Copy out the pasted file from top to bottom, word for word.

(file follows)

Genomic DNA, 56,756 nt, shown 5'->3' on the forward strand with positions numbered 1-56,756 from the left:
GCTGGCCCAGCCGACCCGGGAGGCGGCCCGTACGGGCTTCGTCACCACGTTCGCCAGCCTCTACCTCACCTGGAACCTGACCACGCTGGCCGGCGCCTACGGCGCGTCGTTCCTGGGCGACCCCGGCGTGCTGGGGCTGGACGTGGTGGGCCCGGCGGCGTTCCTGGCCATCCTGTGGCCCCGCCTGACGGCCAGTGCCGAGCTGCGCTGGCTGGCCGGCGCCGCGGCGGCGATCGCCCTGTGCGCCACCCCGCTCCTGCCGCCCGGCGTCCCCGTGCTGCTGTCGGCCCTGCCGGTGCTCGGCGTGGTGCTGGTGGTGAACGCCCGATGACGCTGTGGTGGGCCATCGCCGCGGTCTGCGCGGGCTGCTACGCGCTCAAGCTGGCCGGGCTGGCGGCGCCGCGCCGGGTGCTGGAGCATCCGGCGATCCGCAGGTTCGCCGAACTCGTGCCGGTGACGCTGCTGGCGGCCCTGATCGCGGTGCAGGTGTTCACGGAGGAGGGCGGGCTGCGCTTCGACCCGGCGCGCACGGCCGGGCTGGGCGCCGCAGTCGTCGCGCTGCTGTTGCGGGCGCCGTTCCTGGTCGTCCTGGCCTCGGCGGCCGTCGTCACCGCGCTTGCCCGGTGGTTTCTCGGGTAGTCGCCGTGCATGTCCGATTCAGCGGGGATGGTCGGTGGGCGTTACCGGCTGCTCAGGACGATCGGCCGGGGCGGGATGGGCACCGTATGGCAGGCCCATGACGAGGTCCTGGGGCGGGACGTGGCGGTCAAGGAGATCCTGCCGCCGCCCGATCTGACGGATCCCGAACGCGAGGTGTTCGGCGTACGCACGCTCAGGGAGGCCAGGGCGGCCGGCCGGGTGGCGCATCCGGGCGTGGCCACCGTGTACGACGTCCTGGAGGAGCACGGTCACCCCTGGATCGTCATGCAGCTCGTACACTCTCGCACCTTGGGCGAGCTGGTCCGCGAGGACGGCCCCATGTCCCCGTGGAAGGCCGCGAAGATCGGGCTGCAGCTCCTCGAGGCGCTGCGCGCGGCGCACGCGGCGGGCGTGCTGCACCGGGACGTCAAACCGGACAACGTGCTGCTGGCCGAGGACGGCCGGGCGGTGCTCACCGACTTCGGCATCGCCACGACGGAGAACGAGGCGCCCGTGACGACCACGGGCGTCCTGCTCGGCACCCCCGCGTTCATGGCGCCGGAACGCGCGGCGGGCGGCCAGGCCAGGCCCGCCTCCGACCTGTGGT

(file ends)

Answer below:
Genomic DNA, 56,756 nt, shown 5'->3' on the forward strand with positions numbered 1-56,756 from the left:
GCTGGCCCAGCCGACCCGGGAGGCGGCCCGTACGGGCTTCGTCACCACGTTCGCCAGCCTCTACCTCACCTGGAACCTGACCACGCTGGCCGGCGCCTACGGCGCGTCGTTCCTGGGCGACCCCGGCGTGCTGGGGCTGGACGTGGTGGGCCCGGCGGCGTTCCTGGCCATCCTGTGGCCCCGCCTGACGGCCAGTGCCGAGCTGCGCTGGCTGGCCGGCGCCGCGGCGGCGATCGCCCTGTGCGCCACCCCGCTCCTGCCGCCCGGCGTCCCCGTGCTGCTGTCGGCCCTGCCGGTGCTCGGCGTGGTGCTGGTGGTGAACGCCCGATGACGCTGTGGTGGGCCATCGCCGCGGTCTGCGCGGGCTGCTACGCGCTCAAGCTGGCCGGGCTGGCGGCGCCGCGCCGGGTGCTGGAGCATCCGGCGATCCGCAGGTTCGCCGAACTCGTGCCGGTGACGCTGCTGGCGGCCCTGATCGCGGTGCAGGTGTTCACGGAGGAGGGCGGGCTGCGCTTCGACCCGGCGCGCACGGCCGGGCTGGGCGCCGCAGTCGTCGCGCTGCTGTTGCGGGCGCCGTTCCTGGTCGTCCTGGCCTCGGCGGCCGTCGTCACCGCGCTTGCCCGGTGGTTTCTCGGGTAGTCGCCGTGCATGTCCGATTCAGCGGGGATGGTCGGTGGGCGTTACCGGCTGCTCAGGACGATCGGCCGGGGCGGGATGGGCACCGTATGGCAGGCCCATGACGAGGTCCTGGGGCGGGACGTGGCGGTCAAGGAGATCCTGCCGCCGCCCGATCTGACGGATCCCGAACGCGAGGTGTTCGGCGTACGCACGCTCAGGGAGGCCAGGGCGGCCGGCCGGGTGGCGCATCCGGGCGTGGCCACCGTGTACGACGTCCTGGAGGAGCACGGTCACCCCTGGATCGTCATGCAGCTCGTACACTCTCGCACCTTGGGCGAGCTGGTCCGCGAGGACGGCCCCATGTCCCCGTGGAAGGCCGCGAAGATCGGGCTGCAGCTCCTCGAGGCGCTGCGCGCGGCGCACGCGGCGGGCGTGCTGCACCGGGACGTCAAACCGGACAACGTGCTGCTGGCCGAGGACGGCCGGGCGGTGCTCACCGACTTCGGCATCGCCACGACGGAGAACGAGGCGCCCGTGACGACCACGGGCGTCCTGCTCGGCACCCCCGCGTTCATGGCGCCGGAACGCGCGGCGGGCGGCCAGGCCAGGCCCGCCTCCGACCTGTGGT